Fine also shines at explicating the various currents and tensions that run through the community, whether it's the veteran "Redneck Hippies" unhappy with the new generation of young, bling-slinging profiteers or county commissioners not exactly happy with Mendo's free-wheeling grow scene, but who recognize that it can't be wished away and should instead be regulated for the benefit of the county and its citizens. Or the travails of newcomer Balogh, who must contend with skeptical neighbors and prove to the community that he's not just another hit-and-run wannabe "sensimillionaire."
But while Fine spent a season deep inside the bubble, he also found that it could be punctured. He details his own experience being pulled over by sheriff's deputies in neighboring Sonoma County to the south who profiled him for his facial hair and muddied, big-tired pick-up, as well as the misadventures of two Northstone Organics deliverymen also pulled over and busted by Sonoma narcs and, gallingly, prosecuted by Sonoma County district attorneys. The drive from Mendo south through Sonoma and on to the Bay Area was called "running the gauntlet," as law enforcers on the hunt for busts and assets to seize preyed on the US 101 traffic less like highway patrolmen than highwaymen.
(As a resident of medical marijuana-friendly Sonoma County, such behavior by my elected officials and their minions offends my sensibilities. I'll be attending a Summer Solstice event this coming week to celebrate the formation of a political action committee whose goal is help enlighten our public servants, or replace them if they appear too thick-headed to get it.)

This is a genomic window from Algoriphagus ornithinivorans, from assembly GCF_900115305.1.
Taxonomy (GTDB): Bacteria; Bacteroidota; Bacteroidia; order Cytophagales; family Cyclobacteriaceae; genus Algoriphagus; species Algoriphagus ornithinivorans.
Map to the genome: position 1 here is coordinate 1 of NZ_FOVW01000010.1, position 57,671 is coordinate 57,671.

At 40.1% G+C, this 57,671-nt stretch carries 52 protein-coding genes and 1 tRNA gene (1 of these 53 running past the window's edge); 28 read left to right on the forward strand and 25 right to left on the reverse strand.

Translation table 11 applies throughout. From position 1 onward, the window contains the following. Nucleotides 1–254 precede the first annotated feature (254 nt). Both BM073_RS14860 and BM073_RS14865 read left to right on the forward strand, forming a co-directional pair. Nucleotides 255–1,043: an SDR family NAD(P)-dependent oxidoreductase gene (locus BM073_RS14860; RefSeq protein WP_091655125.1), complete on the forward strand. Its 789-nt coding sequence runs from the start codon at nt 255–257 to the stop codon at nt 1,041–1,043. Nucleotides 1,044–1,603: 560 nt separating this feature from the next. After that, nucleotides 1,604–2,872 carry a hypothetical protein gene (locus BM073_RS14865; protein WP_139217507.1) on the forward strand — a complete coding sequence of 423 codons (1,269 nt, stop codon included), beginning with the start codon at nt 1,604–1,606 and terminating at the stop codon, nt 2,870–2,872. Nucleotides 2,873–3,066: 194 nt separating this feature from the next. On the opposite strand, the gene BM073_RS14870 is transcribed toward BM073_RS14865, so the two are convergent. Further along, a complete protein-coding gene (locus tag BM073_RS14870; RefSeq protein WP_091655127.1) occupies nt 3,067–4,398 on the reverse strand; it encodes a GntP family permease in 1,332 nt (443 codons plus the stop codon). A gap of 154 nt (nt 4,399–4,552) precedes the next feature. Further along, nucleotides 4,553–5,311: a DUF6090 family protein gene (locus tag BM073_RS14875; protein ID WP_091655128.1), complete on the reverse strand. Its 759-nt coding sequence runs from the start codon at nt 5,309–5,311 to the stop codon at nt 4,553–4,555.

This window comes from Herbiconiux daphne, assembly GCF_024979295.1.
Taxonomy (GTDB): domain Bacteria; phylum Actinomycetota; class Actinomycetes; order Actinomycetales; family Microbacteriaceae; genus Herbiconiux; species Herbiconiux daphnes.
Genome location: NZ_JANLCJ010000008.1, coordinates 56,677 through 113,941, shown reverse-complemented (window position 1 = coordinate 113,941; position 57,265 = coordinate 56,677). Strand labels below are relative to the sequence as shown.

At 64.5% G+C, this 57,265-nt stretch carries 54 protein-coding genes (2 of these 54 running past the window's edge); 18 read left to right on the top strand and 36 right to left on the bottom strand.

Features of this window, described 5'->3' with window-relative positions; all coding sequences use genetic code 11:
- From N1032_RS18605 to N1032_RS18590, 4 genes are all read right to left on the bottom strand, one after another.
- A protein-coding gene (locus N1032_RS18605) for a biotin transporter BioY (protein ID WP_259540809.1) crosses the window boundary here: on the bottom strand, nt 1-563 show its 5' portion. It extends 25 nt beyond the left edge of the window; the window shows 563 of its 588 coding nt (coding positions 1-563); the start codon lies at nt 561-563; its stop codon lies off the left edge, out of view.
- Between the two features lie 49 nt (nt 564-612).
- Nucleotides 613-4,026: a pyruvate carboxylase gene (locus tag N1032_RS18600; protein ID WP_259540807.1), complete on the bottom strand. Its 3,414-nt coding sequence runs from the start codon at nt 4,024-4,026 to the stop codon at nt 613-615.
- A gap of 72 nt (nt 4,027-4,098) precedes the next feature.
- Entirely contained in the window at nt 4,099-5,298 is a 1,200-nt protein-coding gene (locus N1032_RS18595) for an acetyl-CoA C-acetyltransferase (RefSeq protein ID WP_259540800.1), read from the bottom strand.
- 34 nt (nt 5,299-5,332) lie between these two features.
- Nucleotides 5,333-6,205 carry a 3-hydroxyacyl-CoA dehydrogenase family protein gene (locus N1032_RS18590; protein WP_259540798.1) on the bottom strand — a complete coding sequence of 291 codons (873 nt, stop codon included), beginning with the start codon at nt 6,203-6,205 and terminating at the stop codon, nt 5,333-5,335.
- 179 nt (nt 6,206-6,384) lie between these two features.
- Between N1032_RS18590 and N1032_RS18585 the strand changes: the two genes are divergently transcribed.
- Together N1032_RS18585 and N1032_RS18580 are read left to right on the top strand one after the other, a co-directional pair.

But Fine, Northstone Organics, and the entire Mendocino County effort to craft a tightly-regulated, county-benefiting medical marijuana program encountered an even more dramatic bursting of the bubble when federal prosecutors renewed their war on medical marijuana in the fall of 2011. Mendonesians had largely ignored the raids on dispensaries going on elsewhere in the state as the war ramped up, but they couldn't ignore the crew of DEA agents who rousted Cohen at gunpoint and chopped down Northstone's 99 plants, depriving more than 1,700 patients of their medicine, and effectively putting an end to the innovative zip-tie program.
With Too High to Fail, Fine show us how marijuana can be regulated and integrated into the community. And he dares to dream of a future where the cannabis plant, with all its manifold uses, can be integrated into, and indeed, become a boon for, the American economy. He also shows us the obstacles in the way.
The story of Mendocino's (and America's) marijuana adventure didn't stop in the fall of 2011. Since then, even as the first two states legalized marijuana outright at the ballot box, the federal offensive against medical marijuana in California has continued. Mendocino County had to fend off an overreaching federal subpoena of all records related to its medical marijuana program, Northstone has been knocked out of business, and an innovative program that served the interests of the community and the local economy has been stopped in its tracks.
In the new paperback edition, Fine returns to Mendocino and adds a 6,000 postscript on all the exciting developments since 2011, including legalization in Colorado and Washington, the seismic shifts in public opinion in favor of legalization, and the continuing trials, tribulations, and triumphs of the county's growers and the public officials attempting to come to grips with it all.
Although Fine looks bravely and boldly toward a cannabized future, we aren't there yet. But Too High to Fail chronicles what it could look like based on the Mendo experience, and provides a valuable and entertaining read along the way.